A decade or two ago, the idea of drinking "vitamin water" would have conjured up thoughts of swallowing a metallic-tasting dietetic -- essentially, drinking your vegetables. That's a far cry from being a soft drink refreshing enough to appeal to athletes and hip enough for a rap star to endorse. Or successful enough for the Coca-Cola Co. (KO) to purchase the start-up that invented it for more than $4 billion.

Therein lies the astonishing success of Glacéau (a.k.a. Energy Brands), a company founded in 1996 by J. Darius Bikoff in Queens, New York. Bikoff began by selling an electrolyte-enhanced bottled water called Smartwater. Two years later, he introduced Fruitwater. But it wasn't until he launched Vitaminwater in 2000 that his enterprise really took off. Glacéau promptly became the best-selling brand of enhanced water in the U.S. By 2006, its revenue had reached a reported $355 million, and a year later Coca-Cola, seeking a larger stake in the noncarbonated-energy-drink segment, bought the company and announced that Glacéau would operate as an independent subsidiary.

Bikoff's unexpected smash is a triumph of savvy marketing. Vitaminwater is packaged in an appealing spectrum of pastel colors, and its 15 flavors carry evocative names -- kiwi-strawberry Focus, raspberry-apple Defense, tamarind-pineapple Tranquilo -- that promise Zen-like bliss. But the message is more cheeky than earnest. Vitaminwater, its label states, is meant "to help you shine on those gods-have-forsaken-you days, yada-yada-yada conference calls, wind-sucking workouts, and chasers-are-for-weenies nights." Endorsements by "friends" such as rapper 50 Cent, Red Sox slugger David Ortiz, and country singer Carrie Underwood underscore the youthful appeal.

Vitaminwater's popularity prompted a category full of imitators. After PepsiCo (PEP) introduced its SoBe line of Life Water, Glacéau filed suit, claiming infringement of its packaging (or "trade dress"). As part of a settlement, PepsiCo agreed to change Life Water's packaging, although not its name.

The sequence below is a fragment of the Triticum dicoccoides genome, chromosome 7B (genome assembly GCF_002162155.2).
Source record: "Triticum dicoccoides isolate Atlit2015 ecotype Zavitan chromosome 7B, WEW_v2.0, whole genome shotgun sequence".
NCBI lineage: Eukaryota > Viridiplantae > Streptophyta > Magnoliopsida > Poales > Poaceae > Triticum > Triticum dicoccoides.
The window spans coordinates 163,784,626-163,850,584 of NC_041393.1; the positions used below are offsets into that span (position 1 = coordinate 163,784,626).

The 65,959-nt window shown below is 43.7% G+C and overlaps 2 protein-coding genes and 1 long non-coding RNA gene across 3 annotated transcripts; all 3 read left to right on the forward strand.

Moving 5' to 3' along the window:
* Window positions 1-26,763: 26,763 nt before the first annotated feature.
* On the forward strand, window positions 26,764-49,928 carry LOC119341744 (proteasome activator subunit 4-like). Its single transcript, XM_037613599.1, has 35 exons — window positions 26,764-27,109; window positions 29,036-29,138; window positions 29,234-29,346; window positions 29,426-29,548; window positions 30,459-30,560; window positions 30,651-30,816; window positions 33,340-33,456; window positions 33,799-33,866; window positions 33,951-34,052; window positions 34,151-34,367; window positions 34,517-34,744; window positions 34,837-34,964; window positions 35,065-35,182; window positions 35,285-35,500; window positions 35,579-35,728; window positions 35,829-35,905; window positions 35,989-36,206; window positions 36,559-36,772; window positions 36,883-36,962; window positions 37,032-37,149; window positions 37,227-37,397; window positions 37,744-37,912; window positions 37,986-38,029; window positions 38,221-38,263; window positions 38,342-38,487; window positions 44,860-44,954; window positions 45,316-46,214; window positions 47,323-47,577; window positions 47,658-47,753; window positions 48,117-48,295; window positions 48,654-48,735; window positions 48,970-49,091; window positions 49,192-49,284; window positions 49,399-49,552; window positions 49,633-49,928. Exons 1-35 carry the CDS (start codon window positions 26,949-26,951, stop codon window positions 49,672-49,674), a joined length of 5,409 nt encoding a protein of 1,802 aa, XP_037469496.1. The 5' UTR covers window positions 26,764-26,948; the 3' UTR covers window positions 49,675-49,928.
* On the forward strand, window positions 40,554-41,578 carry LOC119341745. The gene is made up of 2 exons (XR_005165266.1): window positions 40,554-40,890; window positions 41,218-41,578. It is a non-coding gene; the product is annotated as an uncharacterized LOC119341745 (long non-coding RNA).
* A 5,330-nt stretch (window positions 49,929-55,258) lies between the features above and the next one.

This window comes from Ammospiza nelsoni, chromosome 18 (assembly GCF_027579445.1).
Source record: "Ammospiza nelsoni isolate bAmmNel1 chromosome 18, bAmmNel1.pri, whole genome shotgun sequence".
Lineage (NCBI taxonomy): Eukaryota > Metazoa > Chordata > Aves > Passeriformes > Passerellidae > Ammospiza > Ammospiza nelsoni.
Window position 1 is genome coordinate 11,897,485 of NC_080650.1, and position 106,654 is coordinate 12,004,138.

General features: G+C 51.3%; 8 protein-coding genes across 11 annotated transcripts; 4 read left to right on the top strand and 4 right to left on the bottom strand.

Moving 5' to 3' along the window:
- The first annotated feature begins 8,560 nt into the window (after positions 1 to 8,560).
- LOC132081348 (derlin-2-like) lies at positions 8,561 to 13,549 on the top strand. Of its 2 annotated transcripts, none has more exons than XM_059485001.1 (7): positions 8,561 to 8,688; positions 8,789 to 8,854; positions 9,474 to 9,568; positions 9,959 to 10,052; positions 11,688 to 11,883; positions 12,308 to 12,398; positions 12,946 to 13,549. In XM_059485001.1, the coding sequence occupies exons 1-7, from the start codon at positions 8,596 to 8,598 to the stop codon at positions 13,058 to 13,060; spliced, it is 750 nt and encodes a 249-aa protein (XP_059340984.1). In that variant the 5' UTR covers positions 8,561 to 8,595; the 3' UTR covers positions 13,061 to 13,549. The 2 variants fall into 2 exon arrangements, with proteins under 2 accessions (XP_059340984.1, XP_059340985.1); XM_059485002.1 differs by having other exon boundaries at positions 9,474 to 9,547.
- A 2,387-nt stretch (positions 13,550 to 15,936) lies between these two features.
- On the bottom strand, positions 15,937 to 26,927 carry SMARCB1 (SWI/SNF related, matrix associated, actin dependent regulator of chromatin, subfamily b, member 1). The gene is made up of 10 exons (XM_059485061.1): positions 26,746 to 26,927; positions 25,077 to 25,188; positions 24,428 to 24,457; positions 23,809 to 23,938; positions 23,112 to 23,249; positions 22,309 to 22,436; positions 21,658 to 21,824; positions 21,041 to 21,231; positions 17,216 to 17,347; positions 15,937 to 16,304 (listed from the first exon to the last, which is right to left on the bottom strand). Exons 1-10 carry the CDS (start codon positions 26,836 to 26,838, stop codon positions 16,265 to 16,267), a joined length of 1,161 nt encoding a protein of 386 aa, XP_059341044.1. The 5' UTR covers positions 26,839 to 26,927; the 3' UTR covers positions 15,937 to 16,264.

Now Glacéau faces another challenge: a class-action lawsuit alleging that the marketing of its drinks as healthful alternatives to soda is deceptive and violates FDA rules. The activist group Center for Science in the Public Interest, which brought the case, argues that the 33 grams of sugar -- two heaping tablespoons -- in a 20-ounce bottle of Vitaminwater do more to promote obesity and diabetes than they do to improve health. It isn't the only health-based attack on Glacéau; nutritionists at New York University have pointed out that most Americans are not vitamin-deficient, and that many vitamins are not water-soluble, so consumers won't retain them after ingesting them from a fortified beverage like Vitaminwater.

The case is pending in U.S. District Court of the Northern District of California. But win or lose, Bikoff and his marketing team are sure to remain the envy of entrepreneurs the world over. What's next? Intelligence shampoo?

Be sure to check out all 20 recent products that became Surprise Hits.


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